(tr) to endure to the end: I sat out the play although it was terrible
(tr) to remain seated throughout (a dance, etc)
(intr) mainly British to lean backwards over the side of a light sailing boat in order to carry the centre of gravity as far to windward as possible to reduce heeling: US and Canadian term: hike out
Collins English Dictionary - Complete & Unabridged 2012 Digital Edition © William Collins Sons & Co. Ltd. 1979, 1986 © HarperCollins Publishers 1998, 2000, 2003, 2005, 2006, 2007, 2009, 2012
How to use sit out in a sentence
Why the former Florida governor would be smarter to sit out 2016.
It started out with him experiencing a pain in his left leg, and he would have to sit out from sport events at his school.
Why does Don sit out in the cold at the end of the episode—alone on his balcony in his bathrobe?Jon Hamm on the Final Season of ‘Mad Men’ and the Advice He Got From Bryan Cranston and Tina Fey | Andrew Romano | April 14, 2014 | THE DAILY BEAST
It might seem shrewd for Obama to sit out the IRS scandal while he focuses on bigger fights.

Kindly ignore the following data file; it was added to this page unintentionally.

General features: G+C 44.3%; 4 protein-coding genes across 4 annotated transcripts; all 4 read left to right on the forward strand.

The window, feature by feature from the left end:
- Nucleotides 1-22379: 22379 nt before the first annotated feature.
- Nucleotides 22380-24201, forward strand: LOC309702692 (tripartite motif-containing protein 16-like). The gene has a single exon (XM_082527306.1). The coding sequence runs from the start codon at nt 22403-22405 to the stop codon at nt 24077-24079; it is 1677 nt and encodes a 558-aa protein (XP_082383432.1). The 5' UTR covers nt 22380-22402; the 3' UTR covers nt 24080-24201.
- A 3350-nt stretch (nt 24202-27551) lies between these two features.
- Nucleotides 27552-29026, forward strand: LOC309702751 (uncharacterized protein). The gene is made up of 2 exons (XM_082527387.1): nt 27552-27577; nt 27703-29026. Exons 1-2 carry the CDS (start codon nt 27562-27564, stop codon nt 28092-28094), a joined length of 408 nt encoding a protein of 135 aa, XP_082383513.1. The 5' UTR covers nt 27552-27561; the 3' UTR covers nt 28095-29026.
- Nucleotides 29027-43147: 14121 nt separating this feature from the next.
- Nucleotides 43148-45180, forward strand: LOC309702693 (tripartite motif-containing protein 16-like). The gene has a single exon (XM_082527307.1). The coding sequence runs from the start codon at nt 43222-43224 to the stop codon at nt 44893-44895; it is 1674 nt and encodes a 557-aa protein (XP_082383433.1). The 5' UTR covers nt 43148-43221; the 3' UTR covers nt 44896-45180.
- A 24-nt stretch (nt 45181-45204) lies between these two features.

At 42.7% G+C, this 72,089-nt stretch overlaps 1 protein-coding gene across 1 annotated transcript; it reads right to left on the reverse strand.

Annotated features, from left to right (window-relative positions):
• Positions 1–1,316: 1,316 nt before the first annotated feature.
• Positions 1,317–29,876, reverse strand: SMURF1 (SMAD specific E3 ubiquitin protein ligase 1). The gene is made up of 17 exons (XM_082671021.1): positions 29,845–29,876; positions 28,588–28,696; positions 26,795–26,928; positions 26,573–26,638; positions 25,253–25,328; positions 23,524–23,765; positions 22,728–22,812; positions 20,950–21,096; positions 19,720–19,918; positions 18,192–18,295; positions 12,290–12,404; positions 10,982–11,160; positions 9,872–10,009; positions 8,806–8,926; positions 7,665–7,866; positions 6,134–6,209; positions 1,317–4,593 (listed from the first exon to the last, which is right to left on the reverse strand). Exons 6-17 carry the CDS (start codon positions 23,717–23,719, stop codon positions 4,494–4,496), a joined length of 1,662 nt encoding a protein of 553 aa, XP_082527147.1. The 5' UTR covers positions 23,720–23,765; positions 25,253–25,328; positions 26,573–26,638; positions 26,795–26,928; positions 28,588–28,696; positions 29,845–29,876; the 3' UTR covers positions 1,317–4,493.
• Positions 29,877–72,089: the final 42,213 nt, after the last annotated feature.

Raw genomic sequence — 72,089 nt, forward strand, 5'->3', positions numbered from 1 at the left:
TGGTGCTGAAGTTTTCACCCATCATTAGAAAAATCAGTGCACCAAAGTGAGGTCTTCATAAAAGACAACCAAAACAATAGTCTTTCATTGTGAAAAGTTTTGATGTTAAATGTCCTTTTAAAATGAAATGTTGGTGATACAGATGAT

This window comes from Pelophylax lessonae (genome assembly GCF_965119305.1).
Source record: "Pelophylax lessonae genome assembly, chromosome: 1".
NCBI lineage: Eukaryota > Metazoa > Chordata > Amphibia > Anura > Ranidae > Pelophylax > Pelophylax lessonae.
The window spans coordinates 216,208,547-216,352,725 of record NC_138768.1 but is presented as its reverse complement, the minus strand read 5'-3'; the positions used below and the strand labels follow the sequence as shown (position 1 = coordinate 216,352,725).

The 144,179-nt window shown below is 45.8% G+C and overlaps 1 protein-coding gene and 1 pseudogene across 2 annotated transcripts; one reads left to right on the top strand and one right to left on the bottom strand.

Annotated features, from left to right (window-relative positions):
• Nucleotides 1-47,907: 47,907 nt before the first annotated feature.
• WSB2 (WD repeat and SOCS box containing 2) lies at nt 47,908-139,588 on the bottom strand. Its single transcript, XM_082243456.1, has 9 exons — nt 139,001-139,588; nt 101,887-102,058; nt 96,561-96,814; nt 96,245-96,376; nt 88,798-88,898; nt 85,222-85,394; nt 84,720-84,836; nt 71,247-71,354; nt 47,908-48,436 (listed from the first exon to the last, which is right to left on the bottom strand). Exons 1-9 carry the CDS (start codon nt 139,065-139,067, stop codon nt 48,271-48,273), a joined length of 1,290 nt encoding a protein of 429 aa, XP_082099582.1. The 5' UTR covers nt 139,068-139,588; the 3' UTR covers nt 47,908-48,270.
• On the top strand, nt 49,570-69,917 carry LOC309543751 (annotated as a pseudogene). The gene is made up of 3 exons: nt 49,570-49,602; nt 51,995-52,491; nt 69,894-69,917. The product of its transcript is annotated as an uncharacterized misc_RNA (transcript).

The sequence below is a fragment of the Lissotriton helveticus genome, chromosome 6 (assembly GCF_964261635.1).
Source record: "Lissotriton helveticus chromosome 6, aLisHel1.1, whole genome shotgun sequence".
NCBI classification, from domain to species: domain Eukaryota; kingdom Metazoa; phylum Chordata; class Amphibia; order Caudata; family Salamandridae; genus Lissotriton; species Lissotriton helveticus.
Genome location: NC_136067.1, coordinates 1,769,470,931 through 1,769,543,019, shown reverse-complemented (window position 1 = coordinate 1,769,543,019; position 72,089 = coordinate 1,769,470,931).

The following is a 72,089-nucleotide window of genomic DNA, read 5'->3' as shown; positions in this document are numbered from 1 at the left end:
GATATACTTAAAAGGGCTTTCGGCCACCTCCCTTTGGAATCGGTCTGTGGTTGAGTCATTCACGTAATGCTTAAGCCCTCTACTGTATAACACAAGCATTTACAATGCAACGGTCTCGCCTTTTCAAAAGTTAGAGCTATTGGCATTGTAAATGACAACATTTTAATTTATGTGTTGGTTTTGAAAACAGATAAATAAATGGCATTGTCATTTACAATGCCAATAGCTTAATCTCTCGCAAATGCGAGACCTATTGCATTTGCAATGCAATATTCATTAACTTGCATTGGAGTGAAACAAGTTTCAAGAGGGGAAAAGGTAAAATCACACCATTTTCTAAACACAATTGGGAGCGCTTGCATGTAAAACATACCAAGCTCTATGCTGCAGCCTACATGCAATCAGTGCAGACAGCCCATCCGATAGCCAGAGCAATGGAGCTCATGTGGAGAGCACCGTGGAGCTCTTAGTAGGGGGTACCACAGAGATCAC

If the iron is your lucky token in Monopoly, you might want to sit out from now on.Fidel Castro Hates Monopoly & 12 More Reasons to Love It | Caroline Linton | February 6, 2013 | THE DAILY BEAST
"Perhaps you will not care to retire, and would rather sit out where the air is best," she suggested.The Homesteader | Oscar Micheaux
When they reached home, George said to Ellen: "Don't you want to sit out here on the porch a little while?"The Rosie World | Parker Fillmore
The girl had promised to sit out two consecutive dances with him, since to-morrow morning he must go back to the mountains.The Code of the Mountains | Charles Neville Buck
Forbes intended to sit out the next dance; but he found himself abandoned as on a desert island with Mrs. Neff.What Will People Say? | Rupert Hughes
Engaged people invariably pass the evening together, and sometimes do not dance at all, but sit out in some secluded corner.Lazy Thoughts of a Lazy Girl | Jenny Wren
Other Idioms and Phrases with sit out
Also, sit through. Stay until the end of, as in We decided to sit out the lecture instead of leaving early, or He was only eight when he sat through an entire opera—and it lasted nearly five hours. [Early 1700s]
The American Heritage® Idioms Dictionary Copyright © 2002, 2001, 1995 by Houghton Mifflin Harcourt Publishing Company. Published by Houghton Mifflin Harcourt Publishing Company.